Kevin Hague smashes up Family First’s claims…one by one till there are none left standing

The other day Kevin Hague had a guest post here, then yesterday Family First started peddling their latest lies about “gay marriage being rammed through parliament” in haste.

Their own pollster, David Farrar, pointed out the fallacy of their approach but it didn’t deter them from bombarding editors and journalists with press releases yesterday continue to push the lie….I say lie, because to do it once could have been a mistake but to continue to push it just makes it deliberate…and so it is a lie.

Kevin Hague then blogged pointing out their lies. It is a classic fisking:

I guess Family First is in a hard position. They really don’t want Louisa Wall’s marriage equality bill to succeed but they’re faced with a situation where most New Zealanders support it, where it passed its First Reading with an emphatic majority, and where the Select Committee that heard submissions has given the Bill a ringing endorsement.

What makes it harder still for them is that the main argument they have previously used – scaremongering about restriction of religious freedom – has been nullified by the Select Committee’s unanimously agreed changes to the Bill which put it beyond doubt that churches will not be required to do or say anything different to what they do now.

So, it’s no surprise to see Family First stooping to desperate and irresponsible measures and amongst these have been a number of own goals. 

Strong start…now he picks apart each of their lies and stuff ups one by one…

Who could forget their theft of “Marry You” by Train (who in fact support marriage equality) on their website? Or their extensive reliance on a “study” on “gay parenting” that was later reviewed as worthless by experts and caused the journal that had published it to apologise, saying it didn’t meet basic scientific standards?

Or the public opinion poll they commissioned, which, despite rigged questions, still demonstrated a clear majority in favour of the Bill over those opposed to it?

And then onto their scaremongering:

Last week saw more scaremongering, which I responded to on Whale Oil, where Family First supporters were convinced that the words “husband” and “wife” were being outlawed or somehow expunged from New Zealand law. In reality there are some Acts in which gender-neutral language has to be used (as it already is, in most Acts that refer to married couples) in order for the law to make sense, but in about three quarters of the Acts where they appear, those words can be and are being retained.

And their new claim about rushing the legislation:

Another of their recent themes has been that the Select Committee process was rushed. David Farrar at Kiwiblog has very helpfully pointed out that this is nonsense, and that the timetable is essentially set by Parliament’s standing orders.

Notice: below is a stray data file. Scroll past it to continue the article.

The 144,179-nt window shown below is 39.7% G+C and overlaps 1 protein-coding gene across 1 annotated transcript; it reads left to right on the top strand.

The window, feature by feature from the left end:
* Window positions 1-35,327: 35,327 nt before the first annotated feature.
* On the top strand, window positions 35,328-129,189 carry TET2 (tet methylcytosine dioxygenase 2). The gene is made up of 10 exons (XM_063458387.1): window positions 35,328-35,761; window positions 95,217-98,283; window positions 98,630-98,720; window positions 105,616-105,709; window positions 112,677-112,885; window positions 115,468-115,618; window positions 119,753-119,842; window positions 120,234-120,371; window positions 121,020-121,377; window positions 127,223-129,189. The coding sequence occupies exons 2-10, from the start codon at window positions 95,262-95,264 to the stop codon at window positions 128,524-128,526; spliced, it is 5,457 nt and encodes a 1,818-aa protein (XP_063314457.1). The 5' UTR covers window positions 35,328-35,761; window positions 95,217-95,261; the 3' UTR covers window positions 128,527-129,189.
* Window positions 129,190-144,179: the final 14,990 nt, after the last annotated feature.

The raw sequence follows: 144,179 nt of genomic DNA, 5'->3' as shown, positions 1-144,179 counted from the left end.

Today, Mr McCoskrie has published what he thinks is his “smoking gun”, an email from Ministry of Justice officials setting out some timing considerations for producing their report about submissions, which refers to the Committee’s “desire to progress its deliberations quickly”.

Unfortunately Bob has it wrong (yet again). In the sometimes arcane world of Parliament, “deliberation” refers to the specific process whereby select committees make their final decisions about their report and the amendments being recommended to the bill they are considering.

I wonder how many times Bob McCoskrie has to be shown he is wrong before he realises he is…wrong?

It is certainly true that the Committee did wish to conduct its decision-making process as expeditiously as possible. That is because we wanted to hear as many oral submissions as we possibly could and so extended hearings as close as we could to our reporting deadline of 28 February, which was set by Parliament in August last year. In other words, the tight window the Select Committee set for deliberations was to enable as many submissions to be heard as possible.

In the end, both the departmental report (which summarises the submissions and the issues raised, and makes recommendations to the Committee) and the Committee’s report have been extremely well received.

I think it is now time for Bob McCoskrie and Family First to just shut up.


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As much at home writing editorials as being the subject of them, Cam has won awards, including the Canon Media Award for his work on the Len Brown/Bevan Chuang story. When he’s not creating the news, he tends to be in it, with protagonists using the courts, media and social media to deliver financial as well as death threats.

They say that news is something that someone, somewhere, wants kept quiet. Cam Slater doesn’t do quiet and, as a result, he is a polarising, controversial but highly effective journalist who takes no prisoners.

He is fearless in his pursuit of a story.

Love him or loathe him, you can’t ignore him.

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